Digital transformation, or more accurately, business digital transformation, extends digitalisation to enable new business models.

Digital transformation applies the principles of automation to customer, supplier, and stakeholder interactions to create new business, economic, and social opportunities, as well as new revenue streams.

Because digital technology pervades every corner of industry, government, and society, it’s an inevitable consideration when considering new growth opportunities. Increasingly, organisations are asking themselves questions such as “How can we change things using X technology to create better customer experiences/make better decisions, etc…?”

Netflix provides a great example of digital transformation at work. It started as a mail order business which took advantage of advances in telecommunications to provide streaming media products. Today, it holds extensive data about viewer preferences, which it uses to develop digital content using its own production studio, in direct competition with traditional broadcast media. Such a transformation was only possible for the company because it took advantage of new opportunities created by digital technologies.

So, in summary, we have…

Digitisation vs Digitalisation

We digitise information, transforming it from a continuous (analogue) format into a discrete (digital) format. For example, physical documents are digitised so they can be accessed on a computer, thereby increasing productivity. Digitalisation uses this digitised information to generate new workflows that serve a variety of business functions.

Digitalisation vs Digital Transformation

We digitalise workflows so that business operations such as procurement, payroll, and finance are performed more effectively. However, digitalisation initiatives do not extend as far as creating new digital business models.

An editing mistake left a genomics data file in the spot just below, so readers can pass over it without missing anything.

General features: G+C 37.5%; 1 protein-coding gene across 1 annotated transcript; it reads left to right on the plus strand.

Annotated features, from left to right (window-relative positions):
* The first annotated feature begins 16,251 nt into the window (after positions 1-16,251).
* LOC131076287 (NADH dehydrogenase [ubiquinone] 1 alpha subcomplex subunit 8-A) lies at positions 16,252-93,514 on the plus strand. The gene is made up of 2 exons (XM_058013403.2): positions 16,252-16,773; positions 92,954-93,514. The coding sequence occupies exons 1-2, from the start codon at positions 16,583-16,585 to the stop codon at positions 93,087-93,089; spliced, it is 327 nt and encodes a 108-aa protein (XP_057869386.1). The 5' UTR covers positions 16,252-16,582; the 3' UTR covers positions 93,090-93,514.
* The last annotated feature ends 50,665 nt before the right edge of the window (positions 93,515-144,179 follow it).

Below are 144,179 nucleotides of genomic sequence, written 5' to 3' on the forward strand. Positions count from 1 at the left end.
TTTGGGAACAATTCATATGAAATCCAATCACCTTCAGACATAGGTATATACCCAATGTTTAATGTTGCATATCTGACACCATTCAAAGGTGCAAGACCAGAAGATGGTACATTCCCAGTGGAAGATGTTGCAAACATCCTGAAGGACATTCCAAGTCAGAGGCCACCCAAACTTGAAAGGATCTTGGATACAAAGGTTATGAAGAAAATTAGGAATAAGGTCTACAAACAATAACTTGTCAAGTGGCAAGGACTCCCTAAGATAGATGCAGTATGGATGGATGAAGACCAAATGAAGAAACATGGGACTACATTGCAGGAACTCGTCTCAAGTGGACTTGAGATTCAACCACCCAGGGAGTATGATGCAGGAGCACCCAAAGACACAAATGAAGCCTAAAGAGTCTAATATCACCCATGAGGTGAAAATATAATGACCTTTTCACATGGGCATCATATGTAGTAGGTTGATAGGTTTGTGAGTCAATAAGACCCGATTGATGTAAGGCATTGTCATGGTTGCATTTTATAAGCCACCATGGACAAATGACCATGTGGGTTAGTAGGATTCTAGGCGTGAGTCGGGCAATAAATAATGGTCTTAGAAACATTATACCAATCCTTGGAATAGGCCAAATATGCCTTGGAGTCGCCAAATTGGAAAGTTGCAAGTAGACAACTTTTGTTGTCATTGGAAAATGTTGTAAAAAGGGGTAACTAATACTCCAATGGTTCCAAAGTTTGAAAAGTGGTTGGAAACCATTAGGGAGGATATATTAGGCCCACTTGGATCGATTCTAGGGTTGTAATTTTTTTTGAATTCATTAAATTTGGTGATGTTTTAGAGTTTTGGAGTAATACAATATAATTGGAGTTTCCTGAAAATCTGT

We digitally transform organisations. Organisations undergoing digital transformation are seeking new digital business models that enhance agility to take advantage of opportunities in the market . It involves a coordinated strategy of cultural and technological business transformation. In practice, digitisation, digitalisation, and digital transformation occur concurrently.

The Case for Digital Transformation

Digital transformation is the re-imagining of business models for the digital age. It transcends traditional silos created in sales, marketing, customer service, and other business functions in search for innovative ways of engaging with customers, suppliers, employees, and stakeholders.

Digital transformation is a continuous innovation process, constantly adapting to consumer, employee, and stakeholder expectations.

For this to happen, cutting-edge technologies such as big data, cloud computing, internet of things, artificial intelligence, fog computing, and social technologies need to be coordinated to engender faster and better ways of working, communicating and trading.

Beyond digital applications, digital transformations form the basis of radical cultural shifts at the heart of organisations, as employees and other stakeholders embrace the adoption of technology.

Final Thoughts

Digitisation and digitalisation are essential steps on the path to digital transformation. Organisations that have taken the steps to understand the differences between digitisation, digitalisation, and digital transformation are positioned to implement effective business plans that will transform them into the agile businesses of the future.